Washington, DC – June 20, 2021 – Although two variants of SARS-CoV-2 are associated with higher transmission, patients with these variants have no evidence of higher viral loads in their upper respiratory tract compared to the group witness, a Johns Hopkins School of Medicine study found.
The emergence and higher transmission of the evolutionary variants of SARS-CoV-2, the virus that causes COVID-19, is of concern. Researchers studied B.1.1.7, the variant first identified in the UK, and B.1.351, the variant first identified in South Africa, to assess whether patients had higher viral loads and, therefore, increased excretion and transmissibility.
Variants have been identified using whole genome sequencing. Researchers used a large sample cohort to show that the UK variant made up 75% of circulating viruses as of April 2021. Researchers compared 134 variant samples to 126 control samples and with access to patient clinical information. , were able to correlate genomics data with clinical disease and outcome. All samples underwent additional testing to determine their viral load. The information was associated with the stage of the disease by looking at the days after the onset of symptoms, which added clarity in the comparison of viral shedding between groups.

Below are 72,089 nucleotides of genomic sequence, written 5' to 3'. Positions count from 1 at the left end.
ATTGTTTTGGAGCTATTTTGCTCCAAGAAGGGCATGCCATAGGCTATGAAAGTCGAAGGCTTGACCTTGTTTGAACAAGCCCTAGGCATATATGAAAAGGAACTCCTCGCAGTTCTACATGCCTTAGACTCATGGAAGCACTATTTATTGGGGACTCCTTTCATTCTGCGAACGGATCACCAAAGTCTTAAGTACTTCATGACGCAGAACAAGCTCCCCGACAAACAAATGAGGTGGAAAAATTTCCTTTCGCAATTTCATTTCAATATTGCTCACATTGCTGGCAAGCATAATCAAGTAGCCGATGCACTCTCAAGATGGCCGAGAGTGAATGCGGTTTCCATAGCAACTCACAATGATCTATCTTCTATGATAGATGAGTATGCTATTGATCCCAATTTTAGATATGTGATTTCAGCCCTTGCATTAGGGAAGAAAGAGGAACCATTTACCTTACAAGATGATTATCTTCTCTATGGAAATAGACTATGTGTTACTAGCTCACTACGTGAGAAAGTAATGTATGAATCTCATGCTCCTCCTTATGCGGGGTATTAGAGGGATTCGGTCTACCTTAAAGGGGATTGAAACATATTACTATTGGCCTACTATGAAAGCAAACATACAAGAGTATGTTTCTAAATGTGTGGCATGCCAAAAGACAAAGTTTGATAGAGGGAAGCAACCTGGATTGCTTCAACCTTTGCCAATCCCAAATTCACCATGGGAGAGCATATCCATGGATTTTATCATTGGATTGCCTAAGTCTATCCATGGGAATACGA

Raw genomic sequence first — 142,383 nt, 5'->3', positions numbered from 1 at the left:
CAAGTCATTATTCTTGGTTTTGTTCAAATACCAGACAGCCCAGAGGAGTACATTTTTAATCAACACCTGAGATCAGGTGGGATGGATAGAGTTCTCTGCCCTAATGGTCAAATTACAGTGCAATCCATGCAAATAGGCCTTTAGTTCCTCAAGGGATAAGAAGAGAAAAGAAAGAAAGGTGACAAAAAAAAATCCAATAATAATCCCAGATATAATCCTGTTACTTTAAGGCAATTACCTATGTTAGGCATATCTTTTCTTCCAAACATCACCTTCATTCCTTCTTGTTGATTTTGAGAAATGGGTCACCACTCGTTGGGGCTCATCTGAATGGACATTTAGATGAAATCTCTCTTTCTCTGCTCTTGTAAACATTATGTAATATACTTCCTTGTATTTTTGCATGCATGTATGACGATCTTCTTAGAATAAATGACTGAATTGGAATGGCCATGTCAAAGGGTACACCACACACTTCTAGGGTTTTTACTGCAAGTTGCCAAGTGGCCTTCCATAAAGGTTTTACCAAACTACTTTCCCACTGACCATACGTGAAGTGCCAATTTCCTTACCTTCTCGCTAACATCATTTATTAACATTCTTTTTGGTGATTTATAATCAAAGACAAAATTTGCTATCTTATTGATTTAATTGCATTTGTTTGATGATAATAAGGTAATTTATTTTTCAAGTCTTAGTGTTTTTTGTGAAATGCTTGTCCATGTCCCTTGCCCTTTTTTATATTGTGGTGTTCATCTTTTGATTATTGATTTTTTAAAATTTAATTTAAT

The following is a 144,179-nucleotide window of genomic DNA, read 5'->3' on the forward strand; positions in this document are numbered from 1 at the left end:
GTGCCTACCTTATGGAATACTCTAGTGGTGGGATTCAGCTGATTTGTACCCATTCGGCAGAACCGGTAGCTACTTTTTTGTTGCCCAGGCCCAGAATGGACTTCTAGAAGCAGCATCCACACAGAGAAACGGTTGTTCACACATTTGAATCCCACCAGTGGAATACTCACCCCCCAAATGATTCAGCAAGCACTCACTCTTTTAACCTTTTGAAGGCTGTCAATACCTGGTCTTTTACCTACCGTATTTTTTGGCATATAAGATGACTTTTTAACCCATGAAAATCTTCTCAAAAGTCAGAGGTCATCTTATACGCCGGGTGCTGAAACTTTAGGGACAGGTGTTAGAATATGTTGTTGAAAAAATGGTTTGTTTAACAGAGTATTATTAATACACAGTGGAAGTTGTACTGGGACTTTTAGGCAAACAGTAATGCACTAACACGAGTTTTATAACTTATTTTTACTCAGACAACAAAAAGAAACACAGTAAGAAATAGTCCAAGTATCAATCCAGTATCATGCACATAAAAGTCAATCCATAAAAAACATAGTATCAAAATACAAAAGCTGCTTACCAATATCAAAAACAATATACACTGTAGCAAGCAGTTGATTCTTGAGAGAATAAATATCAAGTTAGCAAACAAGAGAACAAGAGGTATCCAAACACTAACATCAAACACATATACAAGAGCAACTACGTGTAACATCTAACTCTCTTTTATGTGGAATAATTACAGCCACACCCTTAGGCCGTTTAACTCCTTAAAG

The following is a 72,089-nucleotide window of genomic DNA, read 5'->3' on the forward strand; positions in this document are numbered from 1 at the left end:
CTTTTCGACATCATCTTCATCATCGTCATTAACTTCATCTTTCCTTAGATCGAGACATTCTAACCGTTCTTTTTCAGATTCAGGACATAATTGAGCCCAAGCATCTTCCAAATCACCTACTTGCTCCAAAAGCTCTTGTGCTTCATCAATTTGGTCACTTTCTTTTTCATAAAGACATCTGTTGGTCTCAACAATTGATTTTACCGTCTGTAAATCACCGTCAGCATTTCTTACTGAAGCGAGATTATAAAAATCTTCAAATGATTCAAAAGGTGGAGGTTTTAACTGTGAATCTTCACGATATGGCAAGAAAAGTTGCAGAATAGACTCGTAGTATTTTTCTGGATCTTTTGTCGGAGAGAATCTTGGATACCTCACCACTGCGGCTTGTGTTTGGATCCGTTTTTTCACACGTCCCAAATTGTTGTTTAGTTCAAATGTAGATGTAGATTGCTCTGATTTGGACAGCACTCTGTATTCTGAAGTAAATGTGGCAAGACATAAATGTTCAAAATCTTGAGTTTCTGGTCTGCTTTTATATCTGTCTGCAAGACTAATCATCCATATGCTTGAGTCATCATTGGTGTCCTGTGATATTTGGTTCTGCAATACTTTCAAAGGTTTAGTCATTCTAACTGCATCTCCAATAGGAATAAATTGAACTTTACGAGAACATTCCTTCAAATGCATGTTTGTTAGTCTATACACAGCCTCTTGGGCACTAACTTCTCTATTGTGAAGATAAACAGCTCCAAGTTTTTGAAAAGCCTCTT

“It is not yet clear why these variants exhibit higher transmissibility,” said Adannaya Amadi, lead author of the study. “However, our results showed that patients infected with these variants are less likely to be asymptomatic compared to the control group. Although those infected with the variants do not have a higher risk of death or admission to care intensive, they were more likely to be hospitalized. “
This study was performed in the research lab of Dr. Heba Mostafa at the Johns Hopkins School of Medicine, who performed large-scale whole-genome sequencing of SARS-CoV-2 for the state of Maryland and contributed data publicly available national surveillance figures.
Alex Luo, C. Paul Morris, Matthew Schwartz, Eili Y. Klein, and Heba H. Mostafa also contributed to this work. The study was funded by the NIH, the Johns Hopkins Department of Pathology, Johns Hopkins University, and the Maryland Department of Health.
This summary will be presented at the World Microbe Forum online June 20-24, live from Baltimore, Maryland. World Microbe Forum is a collaboration between the American Society for Microbiology (ASM), the Federation of European Microbiological Societies (FEMS) and several other societies, which breaks down barriers to share science and address the most pressing challenges facing the humanity is facing today.
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